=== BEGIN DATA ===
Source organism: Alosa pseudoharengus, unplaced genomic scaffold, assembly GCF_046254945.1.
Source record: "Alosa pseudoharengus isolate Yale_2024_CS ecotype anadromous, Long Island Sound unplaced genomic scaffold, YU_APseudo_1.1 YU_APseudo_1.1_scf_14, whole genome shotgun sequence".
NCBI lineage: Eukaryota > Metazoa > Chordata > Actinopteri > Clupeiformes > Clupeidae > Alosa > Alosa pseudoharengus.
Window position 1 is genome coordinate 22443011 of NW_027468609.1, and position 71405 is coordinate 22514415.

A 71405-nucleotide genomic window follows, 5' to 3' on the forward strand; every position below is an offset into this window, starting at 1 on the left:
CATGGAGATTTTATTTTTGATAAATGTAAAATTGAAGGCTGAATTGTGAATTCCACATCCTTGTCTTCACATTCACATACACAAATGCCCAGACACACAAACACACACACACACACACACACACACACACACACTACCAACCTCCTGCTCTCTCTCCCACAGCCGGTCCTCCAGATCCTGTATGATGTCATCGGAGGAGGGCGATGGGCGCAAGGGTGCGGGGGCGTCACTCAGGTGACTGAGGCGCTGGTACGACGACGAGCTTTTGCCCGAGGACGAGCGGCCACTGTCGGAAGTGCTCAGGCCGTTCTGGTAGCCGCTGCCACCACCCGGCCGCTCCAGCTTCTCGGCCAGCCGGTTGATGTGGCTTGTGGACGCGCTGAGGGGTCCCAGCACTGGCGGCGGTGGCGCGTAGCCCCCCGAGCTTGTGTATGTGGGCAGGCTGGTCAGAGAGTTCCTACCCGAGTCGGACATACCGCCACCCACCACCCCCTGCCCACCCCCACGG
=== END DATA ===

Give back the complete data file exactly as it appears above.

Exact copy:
Source organism: Alosa pseudoharengus, unplaced genomic scaffold, assembly GCF_046254945.1.
Source record: "Alosa pseudoharengus isolate Yale_2024_CS ecotype anadromous, Long Island Sound unplaced genomic scaffold, YU_APseudo_1.1 YU_APseudo_1.1_scf_14, whole genome shotgun sequence".
NCBI lineage: Eukaryota > Metazoa > Chordata > Actinopteri > Clupeiformes > Clupeidae > Alosa > Alosa pseudoharengus.
Window position 1 is genome coordinate 22443011 of NW_027468609.1, and position 71405 is coordinate 22514415.

A 71405-nucleotide genomic window follows, 5' to 3' on the forward strand; every position below is an offset into this window, starting at 1 on the left:
CATGGAGATTTTATTTTTGATAAATGTAAAATTGAAGGCTGAATTGTGAATTCCACATCCTTGTCTTCACATTCACATACACAAATGCCCAGACACACAAACACACACACACACACACACACACACACACACACTACCAACCTCCTGCTCTCTCTCCCACAGCCGGTCCTCCAGATCCTGTATGATGTCATCGGAGGAGGGCGATGGGCGCAAGGGTGCGGGGGCGTCACTCAGGTGACTGAGGCGCTGGTACGACGACGAGCTTTTGCCCGAGGACGAGCGGCCACTGTCGGAAGTGCTCAGGCCGTTCTGGTAGCCGCTGCCACCACCCGGCCGCTCCAGCTTCTCGGCCAGCCGGTTGATGTGGCTTGTGGACGCGCTGAGGGGTCCCAGCACTGGCGGCGGTGGCGCGTAGCCCCCCGAGCTTGTGTATGTGGGCAGGCTGGTCAGAGAGTTCCTACCCGAGTCGGACATACCGCCACCCACCACCCCCTGCCCACCCCCACGG